HC Deb 18 February 1861 vol 161 cc496-8

said, he wished to ask the noble Lord, the Secretary of State for Foreign Affairs, Whether any steps have been taken by Her Majesty's Government with the view of carrying out the recommendations of the Shipping Committee of last year on the subject of Belligerent Rights at Sea?


No steps have been taken by Her Majesty's Government with a view of carrying out the recommendations of the Shipping Committee of last year on the subject of belligerent rights at sea; and perhaps the House will allow me to state the reasons for which I have not taken any such steps. I found that, when the matter was under discussion with the American Government, at the time of the Conference at Paris, the opinion of the Earl of Clarendon seems to have been unfavourable to the proposal that private property at sea should be respected during war. No final decision was come to, and no official communication was made, and the American Government subsequently expressed a wish that all communication upon the subject should be suspended. Some time afterwards Mr. Dallas read to me a despatch of considerable length and much ability, which was addressed to Mr. Mason, the American Ambassador at Paris. In that despatch it was stated by the American Government that it was impossible, as there proposed, that private property on board belligerent vessels should be respected at sea; but General Cass added that he considered that the right of blockade, as authorized by the law of nations, was liable to very great abuse; that the only case in which a blockade ought to be permitted was when a land army was besieging a fortified place, and a fleet was employed to blockade it on the other side; but that any attempt to interrupt trade by a blockade, or to blockade places which were commercial ports, was an abuse of the right which ought not to be permitted. That, of course, opened a still wider question. My answer to that despatch was simply that, as the war had ceased, and the treaty of Paris had been concluded, it was not advisable to continue that discussion. The proposition itself seems to me to be one of the utmost magnitude. It is, in fact, a proposal that, there being two Powers, one of which has a very strong army and a weak navy, the other having an army inferior in numbers, but a superior navy, that the Power which has the superior navy should forego all the advantage to be derived from that source, and allow the contest to be decided by military force alone. Its adoption would, in the next place, tend rather to prolong than to shorten wars; because one way in which a great maritime Power can act as a belligerent is to cripple the trade of its opponent. The greater its strength as a maritime Power the greater is its power to do this, and the better its chance of bringing the war to a favourable termination. If this proposition were accepted, the whole of the power would be gone which has hitherto rendered Great Britain so formidable at sea. In the next place, I perceive difficulties in detail which would be insurmountable. The mercantile navy of a belligerent would be free from capture; but no one could say, when a number of vessels, apparently merchant ships, appeared off the coast, that they might not be used for purposes of war, and that they did not contain—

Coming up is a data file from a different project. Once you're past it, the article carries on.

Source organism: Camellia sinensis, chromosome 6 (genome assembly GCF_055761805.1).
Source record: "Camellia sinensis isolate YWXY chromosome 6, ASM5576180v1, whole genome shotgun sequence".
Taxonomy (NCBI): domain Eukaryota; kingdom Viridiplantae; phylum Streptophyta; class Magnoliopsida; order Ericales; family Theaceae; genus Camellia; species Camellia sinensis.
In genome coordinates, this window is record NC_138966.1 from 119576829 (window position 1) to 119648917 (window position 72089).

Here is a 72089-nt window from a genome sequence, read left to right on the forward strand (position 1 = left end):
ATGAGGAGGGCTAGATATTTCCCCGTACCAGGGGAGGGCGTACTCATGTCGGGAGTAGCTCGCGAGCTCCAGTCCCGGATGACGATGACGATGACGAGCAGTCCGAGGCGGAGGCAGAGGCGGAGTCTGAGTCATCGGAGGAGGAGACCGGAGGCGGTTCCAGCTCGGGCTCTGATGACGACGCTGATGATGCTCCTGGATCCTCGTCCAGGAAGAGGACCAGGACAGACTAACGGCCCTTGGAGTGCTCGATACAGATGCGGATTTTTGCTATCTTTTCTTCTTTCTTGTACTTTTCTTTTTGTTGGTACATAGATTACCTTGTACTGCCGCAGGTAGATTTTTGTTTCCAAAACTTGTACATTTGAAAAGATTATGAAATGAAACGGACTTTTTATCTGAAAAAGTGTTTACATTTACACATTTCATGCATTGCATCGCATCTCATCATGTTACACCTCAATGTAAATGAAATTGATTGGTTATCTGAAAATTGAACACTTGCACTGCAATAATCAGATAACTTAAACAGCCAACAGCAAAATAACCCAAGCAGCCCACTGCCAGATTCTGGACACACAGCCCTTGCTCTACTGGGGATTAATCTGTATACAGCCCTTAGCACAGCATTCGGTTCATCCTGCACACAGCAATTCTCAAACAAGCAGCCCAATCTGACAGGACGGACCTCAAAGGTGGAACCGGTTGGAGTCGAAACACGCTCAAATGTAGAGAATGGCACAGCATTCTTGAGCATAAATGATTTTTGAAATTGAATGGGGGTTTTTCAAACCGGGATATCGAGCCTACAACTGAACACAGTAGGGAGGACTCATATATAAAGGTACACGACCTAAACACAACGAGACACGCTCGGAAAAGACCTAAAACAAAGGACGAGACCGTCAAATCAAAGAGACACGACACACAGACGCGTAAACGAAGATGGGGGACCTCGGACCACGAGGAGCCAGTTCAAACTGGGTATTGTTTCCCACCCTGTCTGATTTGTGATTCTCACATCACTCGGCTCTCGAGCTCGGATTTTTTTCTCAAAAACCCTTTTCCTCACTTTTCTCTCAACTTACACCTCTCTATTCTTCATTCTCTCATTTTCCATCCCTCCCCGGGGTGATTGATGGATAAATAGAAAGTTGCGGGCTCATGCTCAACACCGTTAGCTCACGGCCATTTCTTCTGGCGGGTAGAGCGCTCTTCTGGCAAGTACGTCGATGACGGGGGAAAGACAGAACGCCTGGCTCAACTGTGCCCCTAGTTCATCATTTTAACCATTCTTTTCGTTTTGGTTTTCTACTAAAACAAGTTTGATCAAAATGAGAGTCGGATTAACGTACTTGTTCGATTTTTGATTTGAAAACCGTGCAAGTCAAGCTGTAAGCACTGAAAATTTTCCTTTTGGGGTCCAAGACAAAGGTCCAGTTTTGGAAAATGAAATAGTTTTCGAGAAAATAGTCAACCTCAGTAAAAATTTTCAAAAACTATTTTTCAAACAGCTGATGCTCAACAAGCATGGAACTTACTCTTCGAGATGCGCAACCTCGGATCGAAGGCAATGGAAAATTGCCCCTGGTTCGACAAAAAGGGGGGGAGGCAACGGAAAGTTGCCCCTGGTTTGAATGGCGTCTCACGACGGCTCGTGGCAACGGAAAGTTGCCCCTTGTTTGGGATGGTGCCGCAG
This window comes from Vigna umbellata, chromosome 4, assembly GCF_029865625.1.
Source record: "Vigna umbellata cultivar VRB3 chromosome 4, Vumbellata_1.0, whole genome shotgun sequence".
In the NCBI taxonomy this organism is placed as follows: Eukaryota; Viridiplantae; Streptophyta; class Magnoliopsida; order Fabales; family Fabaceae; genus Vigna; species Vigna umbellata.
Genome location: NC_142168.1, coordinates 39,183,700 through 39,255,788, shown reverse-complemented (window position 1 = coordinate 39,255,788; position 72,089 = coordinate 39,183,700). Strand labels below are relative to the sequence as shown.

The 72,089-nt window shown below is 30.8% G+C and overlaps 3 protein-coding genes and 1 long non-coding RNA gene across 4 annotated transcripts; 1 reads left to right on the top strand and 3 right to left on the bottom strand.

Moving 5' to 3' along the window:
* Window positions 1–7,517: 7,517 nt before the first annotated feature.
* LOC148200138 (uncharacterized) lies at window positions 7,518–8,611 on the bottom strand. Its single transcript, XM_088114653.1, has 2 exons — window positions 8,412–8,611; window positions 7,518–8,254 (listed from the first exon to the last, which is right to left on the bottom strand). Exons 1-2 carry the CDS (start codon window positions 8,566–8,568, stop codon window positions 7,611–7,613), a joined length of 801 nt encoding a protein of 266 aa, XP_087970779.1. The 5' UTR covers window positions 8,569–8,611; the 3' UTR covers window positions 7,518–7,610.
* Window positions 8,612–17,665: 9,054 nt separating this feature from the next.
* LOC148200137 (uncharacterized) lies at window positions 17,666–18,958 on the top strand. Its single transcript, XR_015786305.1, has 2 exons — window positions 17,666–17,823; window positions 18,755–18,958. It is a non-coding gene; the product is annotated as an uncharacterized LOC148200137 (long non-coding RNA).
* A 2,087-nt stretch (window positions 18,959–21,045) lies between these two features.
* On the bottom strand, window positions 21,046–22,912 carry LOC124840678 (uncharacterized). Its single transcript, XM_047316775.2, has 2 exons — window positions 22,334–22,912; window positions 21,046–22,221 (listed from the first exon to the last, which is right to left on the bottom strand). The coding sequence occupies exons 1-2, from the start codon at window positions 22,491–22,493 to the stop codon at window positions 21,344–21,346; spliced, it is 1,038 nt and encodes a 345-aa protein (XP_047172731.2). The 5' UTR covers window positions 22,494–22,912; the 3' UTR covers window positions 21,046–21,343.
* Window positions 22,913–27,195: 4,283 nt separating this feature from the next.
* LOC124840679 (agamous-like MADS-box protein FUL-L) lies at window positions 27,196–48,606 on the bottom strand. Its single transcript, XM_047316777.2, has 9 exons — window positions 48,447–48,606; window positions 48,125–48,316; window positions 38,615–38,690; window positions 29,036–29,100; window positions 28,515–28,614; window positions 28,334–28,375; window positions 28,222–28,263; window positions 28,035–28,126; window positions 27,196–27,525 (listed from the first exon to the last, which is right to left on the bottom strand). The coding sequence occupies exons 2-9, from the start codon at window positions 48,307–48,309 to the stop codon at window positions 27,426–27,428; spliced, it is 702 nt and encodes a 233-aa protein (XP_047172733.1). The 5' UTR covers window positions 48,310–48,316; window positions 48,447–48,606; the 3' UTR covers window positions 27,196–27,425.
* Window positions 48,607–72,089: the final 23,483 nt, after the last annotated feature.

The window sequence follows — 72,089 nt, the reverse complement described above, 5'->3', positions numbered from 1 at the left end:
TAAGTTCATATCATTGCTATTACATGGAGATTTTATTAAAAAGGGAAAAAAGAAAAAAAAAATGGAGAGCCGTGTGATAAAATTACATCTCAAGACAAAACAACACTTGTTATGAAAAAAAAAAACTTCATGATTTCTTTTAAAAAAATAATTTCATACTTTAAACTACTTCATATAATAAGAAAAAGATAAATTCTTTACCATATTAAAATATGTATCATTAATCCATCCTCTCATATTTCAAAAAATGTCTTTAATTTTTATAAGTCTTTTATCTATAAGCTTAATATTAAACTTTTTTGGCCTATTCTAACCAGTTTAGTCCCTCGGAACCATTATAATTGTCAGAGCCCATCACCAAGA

said, he rose to order. He wished to know whether the noble Lord was acting regularly in going into a lengthened argument on a difficult subject in reply to a question put to him, when no other Member holding different views would have an opportunity of answering him.


—It has always been usual to accord greater latitude to a Minister than to a private individual in answering questions which may be put to him. The noble Lord was explaining the reason why he had not acted in the manner which the hon. Member who put the question assumed that he ought to have done. Under these circumstances, the House will probably not consider that the noble Lord was transgressing the limits allowed on such occasions.


—A Select Committee of this House having made certain recommendations in, I think, very positive terms, it might be assumed that it was my duty to have acted in conformity with them, and to have taken some steps for carrying them out. I, therefore, ventured to explain to the House why I did not consider it prudent to adopt such measures. I do not wish to enter further into the argument, beyond saying that I regard the question as one affecting the whole maritime power of this country, and that I think any Minister of the Crown ought to be most cautious in taking any final step in respect of it.